By Jane Elizabeth Drichta:
I've had a couple of lovely messages lately, all centered around the theme, "So . . . it looks like you have a really cool job, but what exactly do you do?" And please, rest assured that this is a question I ask myself at least twice a day. So, in the interest of clarifying it for us all, I though I'd give a rundown of a fairly typical day.
Just as a reminder, I serve as Country Director with the Free Yezidi Foundation, as well as Founder and Executive Director of Global Motherhood Initiative. Our organizations live together at our compound in Khanke Camp in northern Iraq, working with survivors of the 2014 genocide perpetrated by ISIS. My team runs several programming streams for women, including individual and group therapy, teaching a variety of educational and vocation classes, working with survivors under age 12 in our children's center, and providing loving and compassionate maternity and dental care. And me? Well, let's have a look.
On this particular day, which is a Monday in April, I start my day the way most of us do: far too early and in desperate need of caffeine. (To paraphrase the late, great Douglas Adams, I never could get the hang of Mondays.) Two cups of tea later, I'm ready for the 20-minute walk down to camp.
My housemates, Martina, who is one of our psychologists, and Marilen, a volunteer midwife, accompany me. We try not to talk about work outside of the camp, but the walk there is a bit of a grey area and inevitably, our chat turns to beneficiaries who may need extra support this week.
We are beginning a gardening project, and Martina shares the names of those who may benefit from this particular form of therapy. The Yezidi are traditional farmers, and making things grow rather than seeing them destroyed can be holy. Passing on gardening knowledge, those small tricks every grandmother seems to know, is a valuable form of cultural preservation, particularly amongst a displaced people.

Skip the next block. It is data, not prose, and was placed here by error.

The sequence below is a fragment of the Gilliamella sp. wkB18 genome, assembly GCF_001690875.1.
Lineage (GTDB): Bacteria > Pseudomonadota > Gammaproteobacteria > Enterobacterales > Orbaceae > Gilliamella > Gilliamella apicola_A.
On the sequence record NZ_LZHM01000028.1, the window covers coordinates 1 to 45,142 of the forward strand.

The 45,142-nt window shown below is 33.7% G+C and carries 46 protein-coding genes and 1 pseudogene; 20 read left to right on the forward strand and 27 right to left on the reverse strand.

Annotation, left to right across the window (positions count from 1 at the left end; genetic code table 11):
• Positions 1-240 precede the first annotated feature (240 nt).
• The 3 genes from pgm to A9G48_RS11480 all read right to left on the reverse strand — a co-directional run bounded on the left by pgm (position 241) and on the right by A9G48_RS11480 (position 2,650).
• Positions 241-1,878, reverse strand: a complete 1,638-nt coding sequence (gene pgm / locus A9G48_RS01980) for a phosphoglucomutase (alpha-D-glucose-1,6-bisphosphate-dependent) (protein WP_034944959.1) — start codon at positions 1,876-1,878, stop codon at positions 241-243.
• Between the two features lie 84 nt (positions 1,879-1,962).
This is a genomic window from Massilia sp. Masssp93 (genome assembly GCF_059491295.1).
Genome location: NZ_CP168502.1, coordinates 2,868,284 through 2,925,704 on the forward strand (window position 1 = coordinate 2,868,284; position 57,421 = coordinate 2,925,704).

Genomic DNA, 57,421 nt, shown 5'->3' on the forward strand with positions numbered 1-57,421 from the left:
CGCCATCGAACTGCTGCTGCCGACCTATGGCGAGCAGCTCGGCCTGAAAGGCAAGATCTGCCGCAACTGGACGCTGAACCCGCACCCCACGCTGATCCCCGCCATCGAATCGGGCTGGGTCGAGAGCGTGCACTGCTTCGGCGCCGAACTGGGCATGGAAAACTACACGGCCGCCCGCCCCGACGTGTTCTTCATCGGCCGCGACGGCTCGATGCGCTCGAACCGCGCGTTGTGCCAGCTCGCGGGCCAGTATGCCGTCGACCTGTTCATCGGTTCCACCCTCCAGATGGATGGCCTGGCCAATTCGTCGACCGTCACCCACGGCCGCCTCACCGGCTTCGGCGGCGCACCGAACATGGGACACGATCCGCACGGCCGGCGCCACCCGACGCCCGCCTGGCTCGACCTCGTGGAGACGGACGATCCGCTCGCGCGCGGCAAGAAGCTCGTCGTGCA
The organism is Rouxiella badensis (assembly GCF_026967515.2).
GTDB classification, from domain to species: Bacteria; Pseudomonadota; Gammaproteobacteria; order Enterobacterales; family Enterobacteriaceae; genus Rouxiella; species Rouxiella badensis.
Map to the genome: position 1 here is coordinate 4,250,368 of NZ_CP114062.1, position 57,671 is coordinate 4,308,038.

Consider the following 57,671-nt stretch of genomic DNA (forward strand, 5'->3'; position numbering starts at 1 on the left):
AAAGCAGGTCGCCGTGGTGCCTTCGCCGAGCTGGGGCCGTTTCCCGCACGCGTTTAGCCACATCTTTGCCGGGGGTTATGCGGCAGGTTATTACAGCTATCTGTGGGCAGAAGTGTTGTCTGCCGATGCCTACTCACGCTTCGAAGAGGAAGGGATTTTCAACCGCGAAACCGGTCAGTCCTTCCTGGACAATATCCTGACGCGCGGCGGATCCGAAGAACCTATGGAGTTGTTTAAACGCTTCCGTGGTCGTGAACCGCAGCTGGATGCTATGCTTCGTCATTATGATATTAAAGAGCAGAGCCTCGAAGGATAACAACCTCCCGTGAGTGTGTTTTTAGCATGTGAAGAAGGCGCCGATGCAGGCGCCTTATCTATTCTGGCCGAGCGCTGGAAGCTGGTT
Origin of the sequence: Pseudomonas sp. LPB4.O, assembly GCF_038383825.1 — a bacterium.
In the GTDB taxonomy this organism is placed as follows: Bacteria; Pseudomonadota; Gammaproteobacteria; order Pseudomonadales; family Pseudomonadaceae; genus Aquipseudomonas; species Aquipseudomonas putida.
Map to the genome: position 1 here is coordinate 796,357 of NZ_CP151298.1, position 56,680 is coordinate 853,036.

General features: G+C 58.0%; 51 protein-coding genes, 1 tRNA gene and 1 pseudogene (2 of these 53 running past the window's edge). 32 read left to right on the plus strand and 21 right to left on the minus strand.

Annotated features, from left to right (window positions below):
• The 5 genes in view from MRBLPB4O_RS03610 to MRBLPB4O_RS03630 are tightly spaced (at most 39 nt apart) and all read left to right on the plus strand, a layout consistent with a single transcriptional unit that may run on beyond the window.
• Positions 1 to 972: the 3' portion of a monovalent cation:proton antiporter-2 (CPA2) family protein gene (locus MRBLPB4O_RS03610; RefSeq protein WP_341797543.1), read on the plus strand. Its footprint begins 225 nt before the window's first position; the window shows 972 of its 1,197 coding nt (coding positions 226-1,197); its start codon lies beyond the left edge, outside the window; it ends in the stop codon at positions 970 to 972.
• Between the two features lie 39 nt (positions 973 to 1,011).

At the same time, I take mental notes to ask the camp management for some names as well, as we particularly want to target the very poorest of the camp residents—those who are not in work and who may be more food insecure than the rest. We recently lost regular food distributions, and its absence is definitely being felt.
This is one of the hardest things; when an organization that has been providing vital services loses it funding, or decides to put its resources elsewhere. There is just a finite amount of money and seemingly infinite need in this world.
Unfortunately, the Yezidi have never had the benefit of a great public relations campaign, and they are quickly being forgotten by the humanitarian community. We aren't the sexy flavor of the month anymore, so goodbye food packs.
Arriving at my office, which is a small prefabricated metal box prone to leaking on visitors during the rains, I start to answer my emails. One from the Reproductive Health working group in Erbil (three hours away) requesting my presence at some committee meeting. Quick delete. One from another NGO wanting me to come to a coordination meeting where we will say the same things as last month. Polite decline. Three from small NGOs in Africa wanting us to open a branch of GMI there. Sad refusal, as I don't think they understand how small and underfunded we are, but damn, I'd love to be back in Africa.